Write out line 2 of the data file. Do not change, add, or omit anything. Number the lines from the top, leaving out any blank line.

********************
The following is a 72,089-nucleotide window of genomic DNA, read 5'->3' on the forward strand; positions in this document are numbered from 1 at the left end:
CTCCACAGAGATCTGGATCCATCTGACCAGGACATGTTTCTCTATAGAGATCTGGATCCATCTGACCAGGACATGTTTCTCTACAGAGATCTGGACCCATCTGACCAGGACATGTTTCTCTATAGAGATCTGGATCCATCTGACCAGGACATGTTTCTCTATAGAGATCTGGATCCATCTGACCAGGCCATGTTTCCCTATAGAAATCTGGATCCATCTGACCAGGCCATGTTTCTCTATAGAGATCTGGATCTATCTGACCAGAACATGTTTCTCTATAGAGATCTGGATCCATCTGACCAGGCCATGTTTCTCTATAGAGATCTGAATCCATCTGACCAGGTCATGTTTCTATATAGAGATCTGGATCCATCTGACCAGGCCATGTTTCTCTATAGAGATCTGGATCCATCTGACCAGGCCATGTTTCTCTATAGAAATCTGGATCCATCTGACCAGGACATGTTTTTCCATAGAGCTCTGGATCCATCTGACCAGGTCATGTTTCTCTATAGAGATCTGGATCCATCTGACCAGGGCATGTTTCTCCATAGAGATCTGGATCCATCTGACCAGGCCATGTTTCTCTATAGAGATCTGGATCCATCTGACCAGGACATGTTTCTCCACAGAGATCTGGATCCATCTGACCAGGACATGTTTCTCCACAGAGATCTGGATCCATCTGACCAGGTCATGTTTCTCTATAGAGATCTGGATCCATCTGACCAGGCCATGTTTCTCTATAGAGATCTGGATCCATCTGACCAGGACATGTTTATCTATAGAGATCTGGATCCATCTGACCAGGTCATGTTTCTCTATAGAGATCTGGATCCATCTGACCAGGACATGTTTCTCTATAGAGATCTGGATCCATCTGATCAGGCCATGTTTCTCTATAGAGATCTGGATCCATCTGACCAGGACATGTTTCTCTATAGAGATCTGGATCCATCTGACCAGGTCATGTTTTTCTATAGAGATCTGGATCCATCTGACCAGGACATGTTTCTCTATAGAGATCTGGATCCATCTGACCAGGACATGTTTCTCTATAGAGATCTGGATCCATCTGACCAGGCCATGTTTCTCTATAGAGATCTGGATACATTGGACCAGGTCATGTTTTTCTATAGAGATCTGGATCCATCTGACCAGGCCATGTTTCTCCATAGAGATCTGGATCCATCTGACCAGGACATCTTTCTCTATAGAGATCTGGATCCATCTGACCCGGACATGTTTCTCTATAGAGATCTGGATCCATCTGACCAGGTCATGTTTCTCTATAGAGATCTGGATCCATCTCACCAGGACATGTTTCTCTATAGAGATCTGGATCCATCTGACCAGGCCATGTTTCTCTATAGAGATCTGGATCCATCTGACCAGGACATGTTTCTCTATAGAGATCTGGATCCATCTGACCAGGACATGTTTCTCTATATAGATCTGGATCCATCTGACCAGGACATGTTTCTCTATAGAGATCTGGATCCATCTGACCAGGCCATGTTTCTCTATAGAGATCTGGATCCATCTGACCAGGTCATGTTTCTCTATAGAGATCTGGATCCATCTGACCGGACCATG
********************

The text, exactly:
CTCCACAGAGATCTGGATCCATCTGACCAGGACATGTTTCTCTATAGAGATCTGGATCCATCTGACCAGGACATGTTTCTCTACAGAGATCTGGACCCATCTGACCAGGACATGTTTCTCTATAGAGATCTGGATCCATCTGACCAGGACATGTTTCTCTATAGAGATCTGGATCCATCTGACCAGGCCATGTTTCCCTATAGAAATCTGGATCCATCTGACCAGGCCATGTTTCTCTATAGAGATCTGGATCTATCTGACCAGAACATGTTTCTCTATAGAGATCTGGATCCATCTGACCAGGCCATGTTTCTCTATAGAGATCTGAATCCATCTGACCAGGTCATGTTTCTATATAGAGATCTGGATCCATCTGACCAGGCCATGTTTCTCTATAGAGATCTGGATCCATCTGACCAGGCCATGTTTCTCTATAGAAATCTGGATCCATCTGACCAGGACATGTTTTTCCATAGAGCTCTGGATCCATCTGACCAGGTCATGTTTCTCTATAGAGATCTGGATCCATCTGACCAGGGCATGTTTCTCCATAGAGATCTGGATCCATCTGACCAGGCCATGTTTCTCTATAGAGATCTGGATCCATCTGACCAGGACATGTTTCTCCACAGAGATCTGGATCCATCTGACCAGGACATGTTTCTCCACAGAGATCTGGATCCATCTGACCAGGTCATGTTTCTCTATAGAGATCTGGATCCATCTGACCAGGCCATGTTTCTCTATAGAGATCTGGATCCATCTGACCAGGACATGTTTATCTATAGAGATCTGGATCCATCTGACCAGGTCATGTTTCTCTATAGAGATCTGGATCCATCTGACCAGGACATGTTTCTCTATAGAGATCTGGATCCATCTGATCAGGCCATGTTTCTCTATAGAGATCTGGATCCATCTGACCAGGACATGTTTCTCTATAGAGATCTGGATCCATCTGACCAGGTCATGTTTTTCTATAGAGATCTGGATCCATCTGACCAGGACATGTTTCTCTATAGAGATCTGGATCCATCTGACCAGGACATGTTTCTCTATAGAGATCTGGATCCATCTGACCAGGCCATGTTTCTCTATAGAGATCTGGATACATTGGACCAGGTCATGTTTTTCTATAGAGATCTGGATCCATCTGACCAGGCCATGTTTCTCCATAGAGATCTGGATCCATCTGACCAGGACATCTTTCTCTATAGAGATCTGGATCCATCTGACCCGGACATGTTTCTCTATAGAGATCTGGATCCATCTGACCAGGTCATGTTTCTCTATAGAGATCTGGATCCATCTCACCAGGACATGTTTCTCTATAGAGATCTGGATCCATCTGACCAGGCCATGTTTCTCTATAGAGATCTGGATCCATCTGACCAGGACATGTTTCTCTATAGAGATCTGGATCCATCTGACCAGGACATGTTTCTCTATATAGATCTGGATCCATCTGACCAGGACATGTTTCTCTATAGAGATCTGGATCCATCTGACCAGGCCATGTTTCTCTATAGAGATCTGGATCCATCTGACCAGGTCATGTTTCTCTATAGAGATCTGGATCCATCTGACCGGACCATG